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abundant) were represented with four pluses (++++), moderate frequency with three pluses (+++), low frequency (scarce) with two pluses (++), and those with very low frequency (very scarce) with just a plus sign (+). In the second level of analysis, six different samples (3 in dry season and 3 in wet season) of pumpkin and cassava leaves were collected from the six sites and subjected to laboratory analysis. Sampling was done at different seasons of the year to accommodate variations in concentration levels of contaminants (cadmium, chromium, lead, nickel) in the leaves of these highly consumed food crops. These metals represent some of the normal constituents of oil in varying proportions [9]. Analysis was done using Atomic Absorption spectrophotometer (AAS) to know the concentration levels of these contaminants [31]. In the same vane, three soil samples were collected from each of the polluted and reference sites at 20m interval in order to obtain information over a wide area. A total of 18 soil samples were thus collected and analyzed. Two levels of analysis were carried out on soil samples. Firstly, their chemical characteristics (pH, organic carbon, potassium, etc) were examined to know their concentration levels as a consequence of oil pollution. Secondly, the concentration levels of heavy metals (chromium, cadmium, lead and nickel) were equally examined. The mean values and standard deviations of each of these parameters were computed and recorded. These analyses were carried out in the soil laboratory of the Department of Soil Science, Federal University of Technology, Owerri in accordance with the procedures specified in B.S 1377 [32] and the Standard Operating Methods [33]. Although the actual dose of specific pollutants received by plants from oiling is very difficult to assess [27], results obtained from our analyses gave an insight on the level of danger posed by the consumption of these crops by the local population. In the primary analysis, univariate statistics were used to describe frequency counts and percentages for local plant species. In the secondary analysis, the concentration levels of contaminants in the soils and in the leaves of food crops were obtained from the four impacted sites and their corresponding controls and were presented in averages with corresponding standard deviations. The values obtained from the leaves of the food crops were further subjected to further analyses using conditional logistic regression. Because of the unequal levels of contamination among the sites, non-parametric methods were used to examine levels of variations in relation to study characteristics. analysis of variance (ANOVA) was used to find out statistically significant differences in concentration levels of contaminants in the leaves of crops from different sample sites based on the assumption that oil pollution affected the sites equally. Data were subjected to statistical analysis using SPSS version 13.0 (SPSS, Chicago, IL, USA), and the limit for statistical significance was set at p< 0.05. All significance testing was twosided. RESULTS AND DISCUSSION The pH mean values at the impacted sites were within the acidic range showing that oil pollution affected the pH level of the soils. The chemical characteristics of the soil samples were equally affected by oil pollution. While potassium, available phosphorus, magnesium showed high mean values at the control sites, they were greatly reduced at the polluted sites. For example, with reference to the sample mean, the concentration levels of potassium were reduced by 5.26% at Akri, 5.20% at Awara, and 15.79% at Izombe; those of available phosphorus were reduced by 14.01% at Asaa ,9.45% at Awara, and 12.70% at Izombe; and finally, those of magnesium by 24.30% at Akri, 2.70% at Asaa, 18.90 at Awara, and 21.60% at Izombe. Conversely, the concentration levels of organic carbon, total hydrocarbon content, and C/N ratio showed high mean values at the impacted sites than at the control sites as shown in Table 1. The high mean values obtained at the polluted sites indicated high level of biodegradation due to oil pollution [34,35]. Results on heavy metals equally showed high mean values at the polluted sites than at the control sites. For example, with reference to the sample mean, concentration levels of chromium at the impacted sites increased by 40% at Akri, 30.90% at Asaa, 56.50% at Awara and 30.60% at Izombe. The same trend was observed on cadmium which increased by 20.96% at Akri 48.40% at Asaa, 57.30% at Awara, and 59.70% at Izombe. The concentration levels of these heavy metals at the control sites were very minimal as shown in Table 2.in the family of Rubiaceae (Oldenlandia corymbosa, Zutracarpus scarba succ, Craterispernium cerinanthum Hiern); Euphorbiaceae (Phyllanthus amarcus, Alchornea cordifolia, Mallotus subulatusmul-Ag) and Amaranthaceae (Alternanthera sessilis, Triumfetta cordifolia, Cyanthula prostrata) decreased from <34.4 %, <40 % and <26.6 % respectively at the two control sites to zero percent at all the impacted sites as shown in Table 3.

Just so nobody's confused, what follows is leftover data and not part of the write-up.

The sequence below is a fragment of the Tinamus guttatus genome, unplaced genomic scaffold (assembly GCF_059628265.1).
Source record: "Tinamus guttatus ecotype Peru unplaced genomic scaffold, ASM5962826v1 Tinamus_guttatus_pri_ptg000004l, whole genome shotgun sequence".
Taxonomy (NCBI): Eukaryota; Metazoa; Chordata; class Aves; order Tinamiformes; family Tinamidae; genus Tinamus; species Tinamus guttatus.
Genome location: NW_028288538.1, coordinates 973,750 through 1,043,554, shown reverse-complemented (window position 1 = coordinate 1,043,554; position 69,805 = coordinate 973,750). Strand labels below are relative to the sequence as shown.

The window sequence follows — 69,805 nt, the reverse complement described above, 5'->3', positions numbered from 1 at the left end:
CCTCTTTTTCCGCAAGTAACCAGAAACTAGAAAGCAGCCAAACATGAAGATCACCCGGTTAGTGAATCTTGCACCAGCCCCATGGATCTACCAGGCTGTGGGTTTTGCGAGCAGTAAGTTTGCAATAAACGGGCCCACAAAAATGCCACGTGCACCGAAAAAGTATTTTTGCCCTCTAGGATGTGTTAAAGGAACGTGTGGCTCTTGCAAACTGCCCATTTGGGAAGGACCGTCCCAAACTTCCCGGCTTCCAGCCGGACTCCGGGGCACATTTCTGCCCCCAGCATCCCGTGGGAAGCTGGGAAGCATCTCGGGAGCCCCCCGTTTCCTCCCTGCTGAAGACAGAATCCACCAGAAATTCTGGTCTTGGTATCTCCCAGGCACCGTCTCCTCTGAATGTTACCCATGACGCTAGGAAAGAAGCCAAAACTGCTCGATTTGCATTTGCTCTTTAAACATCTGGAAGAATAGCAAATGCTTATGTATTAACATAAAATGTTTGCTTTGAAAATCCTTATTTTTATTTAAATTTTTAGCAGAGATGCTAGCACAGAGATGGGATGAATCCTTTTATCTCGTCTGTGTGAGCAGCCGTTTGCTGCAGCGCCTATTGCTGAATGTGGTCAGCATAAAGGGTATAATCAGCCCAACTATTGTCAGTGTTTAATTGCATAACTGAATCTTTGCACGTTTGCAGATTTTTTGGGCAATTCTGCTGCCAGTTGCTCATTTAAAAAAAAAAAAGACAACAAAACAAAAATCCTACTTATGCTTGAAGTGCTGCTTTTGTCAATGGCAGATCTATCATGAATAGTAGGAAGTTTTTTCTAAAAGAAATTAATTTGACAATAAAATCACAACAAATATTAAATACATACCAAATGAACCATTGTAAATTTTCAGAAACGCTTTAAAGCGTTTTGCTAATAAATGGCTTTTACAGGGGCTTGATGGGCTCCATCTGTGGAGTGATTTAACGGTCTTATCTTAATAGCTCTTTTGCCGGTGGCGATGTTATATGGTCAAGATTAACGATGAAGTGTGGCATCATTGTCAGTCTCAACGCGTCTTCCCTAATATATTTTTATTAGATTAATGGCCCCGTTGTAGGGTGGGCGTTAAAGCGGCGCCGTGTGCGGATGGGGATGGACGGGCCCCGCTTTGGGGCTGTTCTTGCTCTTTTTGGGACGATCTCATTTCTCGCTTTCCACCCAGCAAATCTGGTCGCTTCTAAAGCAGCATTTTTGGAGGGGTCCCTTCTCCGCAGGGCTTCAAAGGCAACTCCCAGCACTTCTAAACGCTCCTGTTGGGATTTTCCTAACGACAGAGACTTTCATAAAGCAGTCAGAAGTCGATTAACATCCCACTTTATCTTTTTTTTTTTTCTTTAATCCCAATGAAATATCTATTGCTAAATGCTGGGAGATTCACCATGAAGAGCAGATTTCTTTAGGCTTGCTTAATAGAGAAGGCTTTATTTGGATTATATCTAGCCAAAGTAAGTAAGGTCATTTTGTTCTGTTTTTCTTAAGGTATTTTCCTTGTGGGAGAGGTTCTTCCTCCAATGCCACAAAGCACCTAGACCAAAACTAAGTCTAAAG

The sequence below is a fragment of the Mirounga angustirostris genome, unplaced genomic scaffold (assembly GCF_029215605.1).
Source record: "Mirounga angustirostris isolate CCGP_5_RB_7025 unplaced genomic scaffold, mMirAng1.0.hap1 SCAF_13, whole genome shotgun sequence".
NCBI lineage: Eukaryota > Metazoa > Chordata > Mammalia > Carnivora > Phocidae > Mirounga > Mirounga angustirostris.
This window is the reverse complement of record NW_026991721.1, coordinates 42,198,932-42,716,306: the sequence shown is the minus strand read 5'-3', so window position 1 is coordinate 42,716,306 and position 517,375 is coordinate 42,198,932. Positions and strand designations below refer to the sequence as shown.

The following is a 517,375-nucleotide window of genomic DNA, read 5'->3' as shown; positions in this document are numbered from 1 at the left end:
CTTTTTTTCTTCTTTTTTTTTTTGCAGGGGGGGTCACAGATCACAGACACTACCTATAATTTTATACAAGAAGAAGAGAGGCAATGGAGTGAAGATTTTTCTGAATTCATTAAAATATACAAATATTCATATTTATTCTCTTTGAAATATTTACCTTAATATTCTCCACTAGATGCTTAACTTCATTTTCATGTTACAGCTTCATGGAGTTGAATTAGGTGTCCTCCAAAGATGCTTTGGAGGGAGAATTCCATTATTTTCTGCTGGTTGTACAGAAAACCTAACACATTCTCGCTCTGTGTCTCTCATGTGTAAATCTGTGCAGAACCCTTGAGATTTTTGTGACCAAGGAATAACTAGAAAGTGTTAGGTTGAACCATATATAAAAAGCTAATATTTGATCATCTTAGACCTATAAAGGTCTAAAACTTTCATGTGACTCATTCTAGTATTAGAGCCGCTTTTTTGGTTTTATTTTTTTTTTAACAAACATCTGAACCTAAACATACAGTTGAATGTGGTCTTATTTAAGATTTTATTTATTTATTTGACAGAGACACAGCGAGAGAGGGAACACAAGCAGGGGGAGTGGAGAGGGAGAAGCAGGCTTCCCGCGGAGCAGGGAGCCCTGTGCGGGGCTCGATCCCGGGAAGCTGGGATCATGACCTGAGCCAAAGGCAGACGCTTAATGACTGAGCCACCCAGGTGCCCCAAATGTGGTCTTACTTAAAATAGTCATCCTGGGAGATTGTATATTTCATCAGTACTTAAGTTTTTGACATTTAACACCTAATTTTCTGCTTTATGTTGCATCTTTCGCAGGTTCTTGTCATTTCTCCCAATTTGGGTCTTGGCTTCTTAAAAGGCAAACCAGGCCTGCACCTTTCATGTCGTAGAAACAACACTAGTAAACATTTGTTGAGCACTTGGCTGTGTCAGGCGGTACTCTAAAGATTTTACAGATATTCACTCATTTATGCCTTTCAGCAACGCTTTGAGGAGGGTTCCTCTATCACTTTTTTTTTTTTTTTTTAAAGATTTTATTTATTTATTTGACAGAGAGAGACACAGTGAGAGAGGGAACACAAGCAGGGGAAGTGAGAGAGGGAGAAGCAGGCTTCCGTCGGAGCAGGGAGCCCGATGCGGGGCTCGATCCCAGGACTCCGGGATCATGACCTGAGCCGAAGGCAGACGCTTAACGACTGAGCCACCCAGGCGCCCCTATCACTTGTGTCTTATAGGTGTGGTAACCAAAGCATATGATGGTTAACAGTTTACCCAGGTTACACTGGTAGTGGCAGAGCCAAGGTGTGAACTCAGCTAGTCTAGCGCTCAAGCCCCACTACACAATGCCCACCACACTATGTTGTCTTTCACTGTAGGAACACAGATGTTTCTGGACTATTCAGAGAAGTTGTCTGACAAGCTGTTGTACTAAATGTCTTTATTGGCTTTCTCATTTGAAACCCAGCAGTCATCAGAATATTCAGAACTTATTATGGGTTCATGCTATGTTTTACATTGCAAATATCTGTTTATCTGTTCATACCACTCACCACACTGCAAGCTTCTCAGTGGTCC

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Table 1: Chemical characteristics of soils from polluted and control sites